The Real College Admissions Scandal Is Structural Inequality
Dean Baker / Truthout
The indictments last week of a number of prominent people for paying bribes to get their children into elite colleges was perhaps more amusing than shocking. The fact that rich people are often able to buy their kids into schools is hardly a secret. After all, who believes that Donald Trump would have been accepted at the University of Pennsylvania, or his son-in-law Jared Kushner would have been attending Harvard, had it not been for their wealthy fathers?
We also know about all the ways in which people who are affluent, but not super-rich, give their children a huge advantage in the college admissions process. These kids go to the best schools, either public or private, that prepare students to get into and attend an elite college. They also can count on help from tutors if they have difficulty in their classes and to improve their scores on standardized tests.
In addition, the children of the affluent can count on being able to learn and master a musical instrument, which can make an applicant more attractive to an elite school. They may become expert at a less popular sport, like fencing or horseback riding, which can also make them appear well-rounded on a college application.
And, if we’re making the comparison with more working–class children or those in a low-income household, the children of affluent families need never be concerned about work while they are in school. Nor do they need to worry that their families face eviction from being unable to pay the mortgage or rent.
For these reasons and more, we already knew the children of the upper middle–class enjoy an enormous advantage in applying to elite schools over those with less money, even if their parents couldn’t afford to buy the school a new building. What we learned with the college admissions scandal is that there is a “side door” through which rich, but not super-rich, people could get their kids admitted to elite schools for which they would not otherwise be qualified.
It’s hard not to be disgusted that these parents found the normal privileges of affluence to be inadequate for these kids. The playing field was not tilted enough in their favor, so they decided to go out and cheat.
However, we should recognize the underlying reality that even without this cheating, children from working–class backgrounds are at an enormous disadvantage in our meritocracy, and the poor even more so. These disadvantages are compounded by racism and prejudices directed at Black students, Latinx students and other groups not generally considered white.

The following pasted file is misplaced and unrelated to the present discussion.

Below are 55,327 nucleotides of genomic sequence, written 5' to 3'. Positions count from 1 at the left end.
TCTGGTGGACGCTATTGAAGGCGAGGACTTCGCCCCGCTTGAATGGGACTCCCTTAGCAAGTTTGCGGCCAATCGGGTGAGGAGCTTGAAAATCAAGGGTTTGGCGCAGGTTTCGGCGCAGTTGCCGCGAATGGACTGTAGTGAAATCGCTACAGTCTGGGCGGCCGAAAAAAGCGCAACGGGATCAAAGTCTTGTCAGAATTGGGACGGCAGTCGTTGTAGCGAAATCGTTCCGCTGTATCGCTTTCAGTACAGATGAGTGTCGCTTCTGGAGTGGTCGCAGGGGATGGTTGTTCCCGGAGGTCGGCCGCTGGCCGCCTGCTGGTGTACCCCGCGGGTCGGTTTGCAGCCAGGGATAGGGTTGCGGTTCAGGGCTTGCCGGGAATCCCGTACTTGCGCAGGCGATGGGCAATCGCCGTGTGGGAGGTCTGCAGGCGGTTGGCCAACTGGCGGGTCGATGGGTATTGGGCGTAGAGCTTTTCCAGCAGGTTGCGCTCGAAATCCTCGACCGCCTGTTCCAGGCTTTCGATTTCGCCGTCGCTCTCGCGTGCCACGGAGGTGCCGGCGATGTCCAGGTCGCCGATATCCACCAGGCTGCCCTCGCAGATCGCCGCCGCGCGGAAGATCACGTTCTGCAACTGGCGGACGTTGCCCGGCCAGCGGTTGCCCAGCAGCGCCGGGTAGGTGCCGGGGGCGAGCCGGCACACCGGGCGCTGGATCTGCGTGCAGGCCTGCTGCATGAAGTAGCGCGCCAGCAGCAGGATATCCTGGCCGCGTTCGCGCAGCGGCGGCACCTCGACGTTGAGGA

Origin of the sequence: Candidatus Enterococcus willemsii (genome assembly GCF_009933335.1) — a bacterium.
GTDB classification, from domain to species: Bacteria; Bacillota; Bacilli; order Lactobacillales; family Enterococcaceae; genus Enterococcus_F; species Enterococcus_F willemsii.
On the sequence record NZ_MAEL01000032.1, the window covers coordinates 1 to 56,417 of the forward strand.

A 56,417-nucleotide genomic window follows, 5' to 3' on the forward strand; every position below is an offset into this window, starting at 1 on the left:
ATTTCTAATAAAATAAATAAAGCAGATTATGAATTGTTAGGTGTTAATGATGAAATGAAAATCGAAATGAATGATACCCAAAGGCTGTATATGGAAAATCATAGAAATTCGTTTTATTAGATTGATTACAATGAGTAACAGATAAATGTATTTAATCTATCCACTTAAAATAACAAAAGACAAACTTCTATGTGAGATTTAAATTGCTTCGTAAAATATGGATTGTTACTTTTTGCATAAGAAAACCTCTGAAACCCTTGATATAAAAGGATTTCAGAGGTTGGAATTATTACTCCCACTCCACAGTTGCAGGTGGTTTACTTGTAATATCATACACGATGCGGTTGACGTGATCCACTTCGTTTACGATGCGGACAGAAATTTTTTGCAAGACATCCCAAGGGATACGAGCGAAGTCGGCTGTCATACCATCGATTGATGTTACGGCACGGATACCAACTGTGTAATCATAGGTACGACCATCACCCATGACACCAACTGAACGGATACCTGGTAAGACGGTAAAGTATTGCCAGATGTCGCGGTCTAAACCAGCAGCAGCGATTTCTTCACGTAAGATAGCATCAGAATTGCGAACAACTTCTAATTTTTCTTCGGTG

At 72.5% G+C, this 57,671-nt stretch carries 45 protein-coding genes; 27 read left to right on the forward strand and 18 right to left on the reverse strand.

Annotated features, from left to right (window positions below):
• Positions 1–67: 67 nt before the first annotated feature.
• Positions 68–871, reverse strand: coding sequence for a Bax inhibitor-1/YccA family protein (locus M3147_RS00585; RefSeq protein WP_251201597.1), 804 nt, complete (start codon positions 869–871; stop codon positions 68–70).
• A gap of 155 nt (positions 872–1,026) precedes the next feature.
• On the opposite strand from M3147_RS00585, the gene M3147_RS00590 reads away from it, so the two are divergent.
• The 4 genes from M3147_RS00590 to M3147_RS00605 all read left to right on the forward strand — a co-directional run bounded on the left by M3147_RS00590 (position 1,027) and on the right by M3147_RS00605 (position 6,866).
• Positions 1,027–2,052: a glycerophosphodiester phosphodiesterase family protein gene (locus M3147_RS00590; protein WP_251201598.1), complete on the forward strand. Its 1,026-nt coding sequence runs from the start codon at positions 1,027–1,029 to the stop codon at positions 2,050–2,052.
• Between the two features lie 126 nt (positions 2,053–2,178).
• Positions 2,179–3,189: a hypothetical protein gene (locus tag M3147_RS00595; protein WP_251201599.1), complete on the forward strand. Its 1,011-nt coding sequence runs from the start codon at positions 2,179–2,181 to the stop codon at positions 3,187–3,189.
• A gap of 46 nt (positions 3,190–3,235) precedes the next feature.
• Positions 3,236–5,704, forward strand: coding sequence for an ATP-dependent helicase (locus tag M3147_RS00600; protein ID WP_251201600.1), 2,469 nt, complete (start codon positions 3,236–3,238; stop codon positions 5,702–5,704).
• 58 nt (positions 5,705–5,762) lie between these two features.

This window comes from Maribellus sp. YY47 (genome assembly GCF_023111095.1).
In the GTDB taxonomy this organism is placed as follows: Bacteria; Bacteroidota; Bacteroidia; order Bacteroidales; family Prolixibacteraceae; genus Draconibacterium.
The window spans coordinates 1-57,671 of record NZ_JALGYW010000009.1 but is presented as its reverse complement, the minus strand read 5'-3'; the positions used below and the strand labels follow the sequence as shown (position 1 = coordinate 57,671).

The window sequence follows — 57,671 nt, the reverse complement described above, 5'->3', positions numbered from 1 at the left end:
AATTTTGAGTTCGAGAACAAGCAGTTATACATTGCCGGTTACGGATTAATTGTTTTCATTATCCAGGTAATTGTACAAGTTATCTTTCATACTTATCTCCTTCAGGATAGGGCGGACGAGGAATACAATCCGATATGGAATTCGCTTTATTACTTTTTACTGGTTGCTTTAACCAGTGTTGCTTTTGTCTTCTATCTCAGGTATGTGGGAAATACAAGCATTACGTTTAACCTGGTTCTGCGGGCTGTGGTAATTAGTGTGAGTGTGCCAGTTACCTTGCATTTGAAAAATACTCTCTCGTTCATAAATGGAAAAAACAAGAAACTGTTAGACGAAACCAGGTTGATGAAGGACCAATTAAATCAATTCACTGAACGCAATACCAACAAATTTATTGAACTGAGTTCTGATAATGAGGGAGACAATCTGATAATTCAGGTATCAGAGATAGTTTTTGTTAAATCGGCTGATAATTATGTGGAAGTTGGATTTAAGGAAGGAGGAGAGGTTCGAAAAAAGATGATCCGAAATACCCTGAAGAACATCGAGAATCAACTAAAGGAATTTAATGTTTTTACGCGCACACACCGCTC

As much as we are officially committed to equality of opportunity, we are not remotely close to achieving it, nor is there a plausible story whereby we will be remotely close in the foreseeable future. We live in a society where children’s well-being as adults is overwhelmingly determined by the incomes of their parents, and every serious person has to acknowledge that this is still going to be the case long into the future, regardless of the efforts that some people may make to change this story.
If we don’t want to see a large segment of the population condemned to precarious economic lives because their parents didn’t have enough money, then we have to confront inequality head–on. This is not hard as a theoretical matter. We have spent the last four decades writing the rules in ways that would increase inequality, so we can reverse what we have done.
We made patents and copyright monopolies longer and stronger, allowing people like Bill Gates and the Silicon Valley crew to get incredibly rich. We structured our financial system to allow the financial industry to be a drain on the rest of the economy, as it makes a huge amount of money for a small number of Wall Street traders, hedge fund managers and private equity partners.
We allowed our corporate governance system to become a cesspool in which top management is allowed to write themselves paychecks well into the millions and tens of millions of dollars. And, we have structured our trade policy to put much of the workforce in direct competition with low-paid workers in the developing world, while largely protecting doctors and other highly paid professionals.
Inequality was not a natural outcome of the market and technology — it was manufactured by design. (Yes, this is the topic of my free book, Rigged.) The college admissions scandal shows how far we are from being able to address the factors that block upward mobility. There are enormous political obstacles to addressing the factors that have produced so much inequality over the last four decades. We do know how to structure the economy differently, but the first step is acknowledging the problem.